Customer churn or customer attrition is the phenomenon where customers of a business no longer purchase or interact with the business. A high churn means that a higher number of customers no longer want to purchase goods and services from the business. Customer churn rate or customer attrition rate is the mathematical calculation of the percentage of customers who are not likely to make another purchase from a business.
Customer churn happens when customers decide to not continue purchasing products/services from an organization and end their association. It is an integral parameter for the organization since acquiring a new customer could cost almost 7 times more than retaining an existing customer. Customer churn can prove to be a roadblock for an exponentially growing organization and a retention strategy should be decided in order to avoid an increase in customer churn rates.
The ability to be able to predict that a certain customer is at a very high risk of churning, while there is still some time to do something significant about it, itself represents a great additional potential revenue source for any business.
- It’s a fact acquiring new customers is a costly affair but losing the existing customers will cost even more for the business or the organization. As existing paying customers are usually returning customers who if happy will purchase repeatedly from your brand.
- The competition in any market is on a rise and this encourages organizations to focus not only on new business but also on retaining existing customers.
- The most essential step toward predicting customer churn is to start awarding existing customers for constant purchases and support.
- An entire customer journey leads to customer churn and not just a few incidents. Due to the priority of avoiding customer churn, organizations should start offering incentives for purchases of these soon-to-churn customers.
- As mentioned earlier, a customer’s intention to stop using a particular product/service may always be a decision formed over time. There are various factors that lead to this decision and it’s important for organizations to understand each and every factor so that customers can be convinced to stay and keep making purchases. This can be done by constantly conducting customer satisfaction surveys and analyzing the received feedback.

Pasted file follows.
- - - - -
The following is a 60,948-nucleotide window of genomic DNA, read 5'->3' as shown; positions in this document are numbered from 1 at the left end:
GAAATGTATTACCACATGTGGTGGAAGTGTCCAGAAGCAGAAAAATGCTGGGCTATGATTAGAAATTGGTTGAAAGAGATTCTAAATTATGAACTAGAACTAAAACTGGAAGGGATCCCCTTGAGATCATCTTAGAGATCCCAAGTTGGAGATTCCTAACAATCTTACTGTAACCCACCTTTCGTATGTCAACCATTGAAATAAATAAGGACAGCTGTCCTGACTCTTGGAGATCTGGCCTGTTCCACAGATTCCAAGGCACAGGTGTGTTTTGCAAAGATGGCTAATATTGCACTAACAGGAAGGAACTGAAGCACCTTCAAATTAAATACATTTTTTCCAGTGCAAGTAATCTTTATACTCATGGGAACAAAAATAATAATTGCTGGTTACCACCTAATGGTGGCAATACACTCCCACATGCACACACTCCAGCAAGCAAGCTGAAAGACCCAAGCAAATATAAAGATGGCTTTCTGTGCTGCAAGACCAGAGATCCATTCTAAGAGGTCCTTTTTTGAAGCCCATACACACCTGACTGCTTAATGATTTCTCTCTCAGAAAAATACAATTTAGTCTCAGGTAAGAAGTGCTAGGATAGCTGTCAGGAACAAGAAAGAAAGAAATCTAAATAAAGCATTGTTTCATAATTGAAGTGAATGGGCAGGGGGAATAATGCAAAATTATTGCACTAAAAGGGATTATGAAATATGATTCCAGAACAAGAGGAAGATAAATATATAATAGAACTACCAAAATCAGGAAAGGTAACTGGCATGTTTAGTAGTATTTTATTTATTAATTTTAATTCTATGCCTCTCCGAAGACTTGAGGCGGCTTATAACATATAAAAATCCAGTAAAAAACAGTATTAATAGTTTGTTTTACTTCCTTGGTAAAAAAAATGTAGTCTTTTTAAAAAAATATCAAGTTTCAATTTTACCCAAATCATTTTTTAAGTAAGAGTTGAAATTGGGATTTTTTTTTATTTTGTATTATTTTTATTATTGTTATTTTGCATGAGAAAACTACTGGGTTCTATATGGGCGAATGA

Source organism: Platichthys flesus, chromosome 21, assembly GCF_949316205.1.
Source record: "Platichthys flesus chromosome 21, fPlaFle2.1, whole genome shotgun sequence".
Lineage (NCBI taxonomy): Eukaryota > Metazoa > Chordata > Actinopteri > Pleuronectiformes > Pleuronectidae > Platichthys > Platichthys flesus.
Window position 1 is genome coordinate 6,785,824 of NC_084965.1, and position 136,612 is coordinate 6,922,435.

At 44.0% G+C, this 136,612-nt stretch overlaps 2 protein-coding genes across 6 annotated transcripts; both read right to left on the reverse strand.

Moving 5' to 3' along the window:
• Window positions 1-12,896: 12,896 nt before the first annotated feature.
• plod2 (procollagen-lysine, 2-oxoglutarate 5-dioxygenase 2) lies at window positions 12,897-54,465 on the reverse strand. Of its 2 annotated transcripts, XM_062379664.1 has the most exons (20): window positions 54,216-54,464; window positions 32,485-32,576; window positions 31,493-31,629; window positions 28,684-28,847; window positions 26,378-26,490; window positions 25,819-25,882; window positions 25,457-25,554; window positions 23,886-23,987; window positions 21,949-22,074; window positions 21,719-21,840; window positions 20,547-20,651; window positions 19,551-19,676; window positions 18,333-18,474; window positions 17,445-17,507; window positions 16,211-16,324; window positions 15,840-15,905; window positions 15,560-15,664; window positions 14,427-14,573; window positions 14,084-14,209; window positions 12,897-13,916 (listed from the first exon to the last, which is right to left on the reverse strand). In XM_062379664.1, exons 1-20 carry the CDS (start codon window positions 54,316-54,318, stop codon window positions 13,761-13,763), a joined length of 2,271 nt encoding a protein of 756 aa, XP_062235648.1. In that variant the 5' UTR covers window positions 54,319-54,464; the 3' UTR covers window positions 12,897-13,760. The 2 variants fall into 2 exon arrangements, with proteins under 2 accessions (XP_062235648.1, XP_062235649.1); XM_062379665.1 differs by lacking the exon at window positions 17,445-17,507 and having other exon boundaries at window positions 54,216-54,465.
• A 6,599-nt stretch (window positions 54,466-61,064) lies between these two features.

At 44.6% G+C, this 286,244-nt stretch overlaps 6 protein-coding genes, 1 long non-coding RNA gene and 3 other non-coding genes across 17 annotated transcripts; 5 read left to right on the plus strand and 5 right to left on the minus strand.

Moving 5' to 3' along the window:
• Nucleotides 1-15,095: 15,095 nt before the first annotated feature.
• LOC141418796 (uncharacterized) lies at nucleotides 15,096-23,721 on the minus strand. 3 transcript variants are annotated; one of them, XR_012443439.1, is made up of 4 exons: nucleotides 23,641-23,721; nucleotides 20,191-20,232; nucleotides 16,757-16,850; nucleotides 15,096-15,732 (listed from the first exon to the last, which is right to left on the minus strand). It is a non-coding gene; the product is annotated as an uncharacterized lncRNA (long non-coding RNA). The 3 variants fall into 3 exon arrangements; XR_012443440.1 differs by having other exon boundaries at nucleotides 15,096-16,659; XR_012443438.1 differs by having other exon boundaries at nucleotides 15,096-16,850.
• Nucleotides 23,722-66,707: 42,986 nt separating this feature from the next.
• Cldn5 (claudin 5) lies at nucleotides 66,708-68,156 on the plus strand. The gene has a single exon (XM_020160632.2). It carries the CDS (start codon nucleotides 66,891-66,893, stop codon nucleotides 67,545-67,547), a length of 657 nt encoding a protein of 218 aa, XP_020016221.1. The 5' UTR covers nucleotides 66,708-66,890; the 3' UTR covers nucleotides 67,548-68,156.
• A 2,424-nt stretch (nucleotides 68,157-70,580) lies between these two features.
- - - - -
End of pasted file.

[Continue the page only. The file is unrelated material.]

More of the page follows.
In the simplest form, the customer churn rate is the number of customers you have lost divided by the total number of customers. To have an estimate you can segment your customers on the basis of the frequency of their purchase.
The application of this formula for one iteration is simple, however, it is more complicated when you have to calculate customer churn over multiple time periods.
For example in the first year, the number of customers lost is 5 and the total number of customers is 100 then for the first year your churn rate is 5/100*100= 5%.
However, even with a constant customer churn rate, revenue loss is incremental in nature.
For example, if you acquire 10 customers every year who purchase $100 worth of goods and service, over 3 years at 0% churn rate, you will be making ($100 X 10) + ($100 X 20) + ($100 X 30) = $6000.
However, things get more complicated when churn rate kicks in. Now let’s take an average business churn rate of 30% and suddenly you have ($100 X 10) + ($100 X 17) + ($100 X 21.1) = $4810.
In other words, the churn cost the business $ 1,190, which over 3 years cost the company about 20% of overall revenue. This lost revenue due to customer churn is called revenue churn.
Most businesses spend a significant sum of money on acquiring new customers but very less focus goes into ensuring that customers continue to make repeat purchases. Some experts even suggest that more focus needs to go into higher customer retention and lower churn rate as a business grows.
Moreover, higher churn has a visibly negative impact on a business for the following reasons as well:
- The cost of acquiring new customers is significantly higher than retention costs.
- The rate of selling to an existing customer is at an average 60% higher than selling to a customer who is not familiar with your brand.
- Existing customers, when satisfied are an excellent source for brand promotions through the organic spread of “word of mouth”. In other words, they become your brand promoters and recommend your brand to others, thereby increasing your overall customer base without you having to spend more on customer acquisition.
So for any business to make incremental profits, it is critically important to have a low churn and high customer satisfaction rate.
Now that we have a good understanding of what customer churn is, the next obvious step is to analyze it. There are two reasons for this:
1. Before you want to find solutions to improve your churn rate you should know what is causing it in the first place.
2. If you have implemented a solution to reduce the churn then you should know if it’s working or not.
There are many ways to track and analyze churn, here we will focus on two methods: cohort report, and churn by customer behavior.